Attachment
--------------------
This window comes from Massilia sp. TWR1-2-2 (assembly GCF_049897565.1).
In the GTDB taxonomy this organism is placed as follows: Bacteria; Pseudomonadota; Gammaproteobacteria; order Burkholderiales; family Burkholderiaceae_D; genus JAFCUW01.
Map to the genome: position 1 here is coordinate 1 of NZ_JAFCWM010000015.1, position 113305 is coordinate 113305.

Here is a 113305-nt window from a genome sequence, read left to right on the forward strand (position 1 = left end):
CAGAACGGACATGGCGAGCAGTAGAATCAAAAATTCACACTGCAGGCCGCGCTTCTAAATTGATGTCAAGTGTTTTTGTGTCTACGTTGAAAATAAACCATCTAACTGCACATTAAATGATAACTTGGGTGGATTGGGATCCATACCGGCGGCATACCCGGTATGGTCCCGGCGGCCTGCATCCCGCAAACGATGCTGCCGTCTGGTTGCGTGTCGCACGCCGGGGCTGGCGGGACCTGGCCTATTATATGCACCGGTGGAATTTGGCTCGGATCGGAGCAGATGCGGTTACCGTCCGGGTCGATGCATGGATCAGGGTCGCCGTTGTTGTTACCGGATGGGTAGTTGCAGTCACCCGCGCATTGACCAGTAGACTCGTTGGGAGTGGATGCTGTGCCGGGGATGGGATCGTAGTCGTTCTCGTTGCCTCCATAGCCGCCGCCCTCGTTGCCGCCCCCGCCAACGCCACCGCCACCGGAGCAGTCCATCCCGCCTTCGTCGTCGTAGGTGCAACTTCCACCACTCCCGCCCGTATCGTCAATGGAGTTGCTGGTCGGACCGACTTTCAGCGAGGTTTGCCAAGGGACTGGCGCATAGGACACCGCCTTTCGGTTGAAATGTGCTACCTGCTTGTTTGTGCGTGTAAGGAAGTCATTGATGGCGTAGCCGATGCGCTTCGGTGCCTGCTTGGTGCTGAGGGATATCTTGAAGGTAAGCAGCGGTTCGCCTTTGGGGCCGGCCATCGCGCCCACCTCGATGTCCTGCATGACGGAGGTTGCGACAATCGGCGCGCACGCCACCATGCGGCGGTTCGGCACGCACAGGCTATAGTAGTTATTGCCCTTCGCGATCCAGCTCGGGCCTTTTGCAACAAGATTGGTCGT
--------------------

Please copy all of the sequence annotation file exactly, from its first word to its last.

This window comes from Massilia sp. TWR1-2-2 (assembly GCF_049897565.1).
In the GTDB taxonomy this organism is placed as follows: Bacteria; Pseudomonadota; Gammaproteobacteria; order Burkholderiales; family Burkholderiaceae_D; genus JAFCUW01.
Map to the genome: position 1 here is coordinate 1 of NZ_JAFCWM010000015.1, position 113305 is coordinate 113305.

Here is a 113305-nt window from a genome sequence, read left to right on the forward strand (position 1 = left end):
CAGAACGGACATGGCGAGCAGTAGAATCAAAAATTCACACTGCAGGCCGCGCTTCTAAATTGATGTCAAGTGTTTTTGTGTCTACGTTGAAAATAAACCATCTAACTGCACATTAAATGATAACTTGGGTGGATTGGGATCCATACCGGCGGCATACCCGGTATGGTCCCGGCGGCCTGCATCCCGCAAACGATGCTGCCGTCTGGTTGCGTGTCGCACGCCGGGGCTGGCGGGACCTGGCCTATTATATGCACCGGTGGAATTTGGCTCGGATCGGAGCAGATGCGGTTACCGTCCGGGTCGATGCATGGATCAGGGTCGCCGTTGTTGTTACCGGATGGGTAGTTGCAGTCACCCGCGCATTGACCAGTAGACTCGTTGGGAGTGGATGCTGTGCCGGGGATGGGATCGTAGTCGTTCTCGTTGCCTCCATAGCCGCCGCCCTCGTTGCCGCCCCCGCCAACGCCACCGCCACCGGAGCAGTCCATCCCGCCTTCGTCGTCGTAGGTGCAACTTCCACCACTCCCGCCCGTATCGTCAATGGAGTTGCTGGTCGGACCGACTTTCAGCGAGGTTTGCCAAGGGACTGGCGCATAGGACACCGCCTTTCGGTTGAAATGTGCTACCTGCTTGTTTGTGCGTGTAAGGAAGTCATTGATGGCGTAGCCGATGCGCTTCGGTGCCTGCTTGGTGCTGAGGGATATCTTGAAGGTAAGCAGCGGTTCGCCTTTGGGGCCGGCCATCGCGCCCACCTCGATGTCCTGCATGACGGAGGTTGCGACAATCGGCGCGCACGCCACCATGCGGCGGTTCGGCACGCACAGGCTATAGTAGTTATTGCCCTTCGCGATCCAGCTCGGGCCTTTTGCAACAAGATTGGTCGT